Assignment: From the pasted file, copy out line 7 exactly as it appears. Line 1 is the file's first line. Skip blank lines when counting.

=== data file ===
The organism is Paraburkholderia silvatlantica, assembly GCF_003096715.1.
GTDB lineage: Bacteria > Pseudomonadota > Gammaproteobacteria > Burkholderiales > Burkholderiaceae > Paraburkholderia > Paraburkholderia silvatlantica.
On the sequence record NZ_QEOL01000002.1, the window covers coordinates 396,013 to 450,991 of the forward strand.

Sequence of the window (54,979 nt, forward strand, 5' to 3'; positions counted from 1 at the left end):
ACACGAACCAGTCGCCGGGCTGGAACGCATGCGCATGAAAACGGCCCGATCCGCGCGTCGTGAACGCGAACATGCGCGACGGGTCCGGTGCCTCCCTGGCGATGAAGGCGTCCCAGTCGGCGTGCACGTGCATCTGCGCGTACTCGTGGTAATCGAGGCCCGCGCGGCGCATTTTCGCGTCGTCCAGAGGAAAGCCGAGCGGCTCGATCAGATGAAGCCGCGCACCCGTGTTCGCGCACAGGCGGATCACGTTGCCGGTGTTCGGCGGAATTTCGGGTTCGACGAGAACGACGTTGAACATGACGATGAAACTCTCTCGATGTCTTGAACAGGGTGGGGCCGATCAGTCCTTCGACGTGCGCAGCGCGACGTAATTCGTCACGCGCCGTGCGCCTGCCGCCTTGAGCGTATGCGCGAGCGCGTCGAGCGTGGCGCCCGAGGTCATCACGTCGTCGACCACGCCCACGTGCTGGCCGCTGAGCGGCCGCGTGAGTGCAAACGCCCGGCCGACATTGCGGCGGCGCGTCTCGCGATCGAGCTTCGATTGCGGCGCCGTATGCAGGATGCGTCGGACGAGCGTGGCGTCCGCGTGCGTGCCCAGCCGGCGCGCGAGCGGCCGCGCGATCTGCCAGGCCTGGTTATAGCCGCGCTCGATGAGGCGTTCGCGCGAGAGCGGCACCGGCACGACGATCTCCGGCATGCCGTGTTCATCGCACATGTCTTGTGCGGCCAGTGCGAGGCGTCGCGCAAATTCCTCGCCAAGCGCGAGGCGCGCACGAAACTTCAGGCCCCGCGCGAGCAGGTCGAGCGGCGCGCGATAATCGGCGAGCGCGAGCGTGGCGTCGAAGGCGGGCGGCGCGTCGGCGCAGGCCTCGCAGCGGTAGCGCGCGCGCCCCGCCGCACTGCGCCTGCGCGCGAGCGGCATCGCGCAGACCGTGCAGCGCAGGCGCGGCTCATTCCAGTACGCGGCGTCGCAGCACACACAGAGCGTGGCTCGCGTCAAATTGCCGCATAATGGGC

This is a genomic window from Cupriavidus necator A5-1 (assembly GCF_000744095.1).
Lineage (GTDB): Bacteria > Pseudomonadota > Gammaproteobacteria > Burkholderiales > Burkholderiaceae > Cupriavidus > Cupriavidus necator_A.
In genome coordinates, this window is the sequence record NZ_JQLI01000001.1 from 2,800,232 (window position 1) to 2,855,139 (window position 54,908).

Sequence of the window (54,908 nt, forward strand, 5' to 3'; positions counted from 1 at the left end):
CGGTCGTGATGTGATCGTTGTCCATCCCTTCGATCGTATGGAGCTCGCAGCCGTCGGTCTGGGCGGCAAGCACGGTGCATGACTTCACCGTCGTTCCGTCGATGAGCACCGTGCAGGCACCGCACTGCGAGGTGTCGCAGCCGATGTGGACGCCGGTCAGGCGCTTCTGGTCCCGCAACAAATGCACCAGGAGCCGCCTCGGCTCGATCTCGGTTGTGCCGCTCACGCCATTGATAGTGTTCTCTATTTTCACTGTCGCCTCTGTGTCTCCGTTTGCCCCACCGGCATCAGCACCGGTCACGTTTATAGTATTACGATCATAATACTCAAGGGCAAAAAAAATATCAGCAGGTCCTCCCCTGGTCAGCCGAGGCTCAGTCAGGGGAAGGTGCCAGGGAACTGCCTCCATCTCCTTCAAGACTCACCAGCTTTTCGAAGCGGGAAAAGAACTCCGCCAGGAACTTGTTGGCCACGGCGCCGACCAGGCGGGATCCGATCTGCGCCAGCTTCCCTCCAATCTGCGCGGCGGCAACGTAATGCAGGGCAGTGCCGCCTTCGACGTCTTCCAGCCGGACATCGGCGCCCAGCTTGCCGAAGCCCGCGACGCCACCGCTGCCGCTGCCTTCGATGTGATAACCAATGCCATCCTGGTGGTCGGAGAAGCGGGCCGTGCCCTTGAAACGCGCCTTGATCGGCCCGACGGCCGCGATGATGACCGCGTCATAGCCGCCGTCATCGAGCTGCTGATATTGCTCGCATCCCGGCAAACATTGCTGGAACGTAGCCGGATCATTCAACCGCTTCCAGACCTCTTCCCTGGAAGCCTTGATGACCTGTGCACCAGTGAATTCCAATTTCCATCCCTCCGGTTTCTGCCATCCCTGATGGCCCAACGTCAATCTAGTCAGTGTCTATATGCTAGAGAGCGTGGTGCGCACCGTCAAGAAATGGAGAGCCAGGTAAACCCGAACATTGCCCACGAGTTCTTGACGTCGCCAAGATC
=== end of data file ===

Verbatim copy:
Lineage (GTDB): Bacteria > Pseudomonadota > Gammaproteobacteria > Burkholderiales > Burkholderiaceae > Cupriavidus > Cupriavidus necator_A.